The effectiveness of the root of A. montanus in the treatment of furuncles may largely derive from mobilization of leukocytes to the site of the infection and activation of phagocytic activity as well as suppression of exacerbated immune responses by its constituents. Antimicrobial and anti-inflammatory activities are likely contributory mechanisms. Phytochemical constituents such as alkaloids and carbohydrates may be responsible for these pharmacological activities.

Background

Acanthus montanus (Nees) T. Anderson (Acanthaceae), also known as "Bear's breeches", "Mountain thistle" or "Alligator plant", is a striking small shrub with sparse branches and soft stem. The morphology has been described [1]. It grows wild in grasslands, woods, scrub and rocky hills of the Balkans, Romania, Greece, Eastern Mediterranean and Africa [1].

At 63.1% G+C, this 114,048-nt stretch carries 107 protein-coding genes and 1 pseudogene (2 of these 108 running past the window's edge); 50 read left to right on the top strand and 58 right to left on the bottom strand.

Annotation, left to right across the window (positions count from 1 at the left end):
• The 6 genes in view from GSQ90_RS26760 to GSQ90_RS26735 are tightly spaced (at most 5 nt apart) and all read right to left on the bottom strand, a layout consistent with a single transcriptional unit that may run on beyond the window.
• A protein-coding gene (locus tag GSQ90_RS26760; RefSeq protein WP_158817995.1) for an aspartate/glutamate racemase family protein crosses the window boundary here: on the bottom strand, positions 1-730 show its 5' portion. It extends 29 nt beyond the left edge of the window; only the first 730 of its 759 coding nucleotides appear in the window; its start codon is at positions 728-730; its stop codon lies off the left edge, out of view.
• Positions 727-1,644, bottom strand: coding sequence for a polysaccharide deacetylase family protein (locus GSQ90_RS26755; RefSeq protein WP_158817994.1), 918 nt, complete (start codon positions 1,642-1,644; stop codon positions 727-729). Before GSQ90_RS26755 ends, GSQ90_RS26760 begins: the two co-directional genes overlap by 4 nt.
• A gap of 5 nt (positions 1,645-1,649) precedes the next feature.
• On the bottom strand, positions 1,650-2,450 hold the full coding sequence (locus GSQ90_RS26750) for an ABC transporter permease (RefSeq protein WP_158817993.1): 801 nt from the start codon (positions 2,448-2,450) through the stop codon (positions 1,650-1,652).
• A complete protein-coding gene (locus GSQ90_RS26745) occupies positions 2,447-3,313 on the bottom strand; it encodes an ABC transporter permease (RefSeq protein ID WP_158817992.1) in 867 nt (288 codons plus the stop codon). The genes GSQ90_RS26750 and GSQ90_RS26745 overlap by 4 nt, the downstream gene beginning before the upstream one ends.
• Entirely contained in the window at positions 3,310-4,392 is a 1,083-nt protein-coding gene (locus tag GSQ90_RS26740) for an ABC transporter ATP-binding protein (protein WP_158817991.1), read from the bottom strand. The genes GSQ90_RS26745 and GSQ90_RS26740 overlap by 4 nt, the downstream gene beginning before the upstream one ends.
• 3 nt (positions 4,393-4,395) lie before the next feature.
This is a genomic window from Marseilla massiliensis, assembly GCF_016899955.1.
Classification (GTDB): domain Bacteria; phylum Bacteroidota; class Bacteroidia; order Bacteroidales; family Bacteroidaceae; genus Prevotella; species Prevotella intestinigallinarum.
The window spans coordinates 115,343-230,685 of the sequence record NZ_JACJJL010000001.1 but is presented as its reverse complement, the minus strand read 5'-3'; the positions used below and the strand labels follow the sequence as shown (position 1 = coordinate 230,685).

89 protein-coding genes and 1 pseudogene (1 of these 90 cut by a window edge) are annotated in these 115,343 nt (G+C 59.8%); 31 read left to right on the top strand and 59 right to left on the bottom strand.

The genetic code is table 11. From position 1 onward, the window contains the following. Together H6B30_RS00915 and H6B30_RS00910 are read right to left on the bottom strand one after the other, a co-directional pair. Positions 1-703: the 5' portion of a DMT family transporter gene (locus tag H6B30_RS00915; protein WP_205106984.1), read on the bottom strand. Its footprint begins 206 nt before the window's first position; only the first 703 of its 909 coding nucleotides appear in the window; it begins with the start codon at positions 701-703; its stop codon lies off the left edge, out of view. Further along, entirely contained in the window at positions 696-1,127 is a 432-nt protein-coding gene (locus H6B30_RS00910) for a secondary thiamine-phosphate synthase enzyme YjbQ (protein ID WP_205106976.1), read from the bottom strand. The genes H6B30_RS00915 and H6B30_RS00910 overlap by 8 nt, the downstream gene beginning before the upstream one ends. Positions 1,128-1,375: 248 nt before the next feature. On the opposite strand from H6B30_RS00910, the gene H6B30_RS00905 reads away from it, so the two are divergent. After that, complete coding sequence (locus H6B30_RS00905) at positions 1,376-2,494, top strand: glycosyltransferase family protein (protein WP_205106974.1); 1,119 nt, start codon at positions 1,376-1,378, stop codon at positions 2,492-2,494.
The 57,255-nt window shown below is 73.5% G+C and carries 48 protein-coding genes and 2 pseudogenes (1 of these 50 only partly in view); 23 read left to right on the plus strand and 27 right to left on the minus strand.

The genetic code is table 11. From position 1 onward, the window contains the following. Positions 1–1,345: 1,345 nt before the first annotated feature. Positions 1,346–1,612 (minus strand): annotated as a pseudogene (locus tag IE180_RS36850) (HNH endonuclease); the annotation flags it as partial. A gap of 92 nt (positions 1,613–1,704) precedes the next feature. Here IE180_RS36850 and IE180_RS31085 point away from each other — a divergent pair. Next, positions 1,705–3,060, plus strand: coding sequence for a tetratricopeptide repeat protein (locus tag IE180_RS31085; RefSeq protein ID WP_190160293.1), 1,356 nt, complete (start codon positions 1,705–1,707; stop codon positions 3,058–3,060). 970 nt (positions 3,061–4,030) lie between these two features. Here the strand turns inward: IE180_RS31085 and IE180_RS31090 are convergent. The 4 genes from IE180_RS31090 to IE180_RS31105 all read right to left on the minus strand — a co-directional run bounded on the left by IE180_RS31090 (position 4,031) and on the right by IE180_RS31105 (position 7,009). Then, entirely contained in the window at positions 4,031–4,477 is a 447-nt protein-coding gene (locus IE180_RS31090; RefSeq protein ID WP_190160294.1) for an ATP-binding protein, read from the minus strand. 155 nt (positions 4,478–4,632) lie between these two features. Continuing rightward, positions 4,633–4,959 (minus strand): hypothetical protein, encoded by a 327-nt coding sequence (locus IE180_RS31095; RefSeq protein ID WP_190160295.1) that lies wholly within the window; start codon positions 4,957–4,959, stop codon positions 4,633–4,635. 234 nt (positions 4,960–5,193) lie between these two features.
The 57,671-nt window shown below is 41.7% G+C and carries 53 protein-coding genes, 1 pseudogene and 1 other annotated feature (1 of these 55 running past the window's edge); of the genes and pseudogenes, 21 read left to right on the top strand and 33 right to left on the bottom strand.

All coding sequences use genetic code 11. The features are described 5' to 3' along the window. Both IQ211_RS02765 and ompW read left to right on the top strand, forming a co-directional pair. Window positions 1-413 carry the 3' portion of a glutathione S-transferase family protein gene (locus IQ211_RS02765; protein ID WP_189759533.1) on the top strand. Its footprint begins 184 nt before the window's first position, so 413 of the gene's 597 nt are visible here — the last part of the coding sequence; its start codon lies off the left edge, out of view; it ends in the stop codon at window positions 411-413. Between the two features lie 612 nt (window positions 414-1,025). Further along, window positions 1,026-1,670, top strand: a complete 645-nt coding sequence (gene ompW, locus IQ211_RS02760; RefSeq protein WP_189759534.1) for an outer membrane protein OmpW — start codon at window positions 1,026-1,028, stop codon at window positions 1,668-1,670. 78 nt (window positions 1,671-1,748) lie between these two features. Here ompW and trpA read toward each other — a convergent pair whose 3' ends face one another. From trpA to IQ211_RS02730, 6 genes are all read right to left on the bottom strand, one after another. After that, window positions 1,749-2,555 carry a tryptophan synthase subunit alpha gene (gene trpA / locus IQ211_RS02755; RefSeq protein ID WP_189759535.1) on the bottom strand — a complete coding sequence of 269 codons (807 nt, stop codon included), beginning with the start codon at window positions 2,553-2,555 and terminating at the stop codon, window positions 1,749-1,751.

A. montanus is popular in southern Nigeria where it is variously called "Elele-nyijuo", "Agamsoso" and "Agameru" and employed in traditional medicine [2]. In the Democratic Republic of Congo, the leaves are pounded in water with those of Ananas comosus and Costus spp and used to treat urogenital infections, urethral pain, endometritis, urinary disease, cystitis, leucorrhoea [3]. The roots are also used for bathing to relieve aches and pains [4]. Documented evidence of pharmacological activities shows that the leaves of the plant possess spasmolytic [5], analgesic [6], anti-inflammatory and antipyretic [7] properties. The isolation of constituents such as saponins [8] and the gammaceranes- acanthusol and its 3-O-β-D-glucopyranoside [9] from the plant has been documented.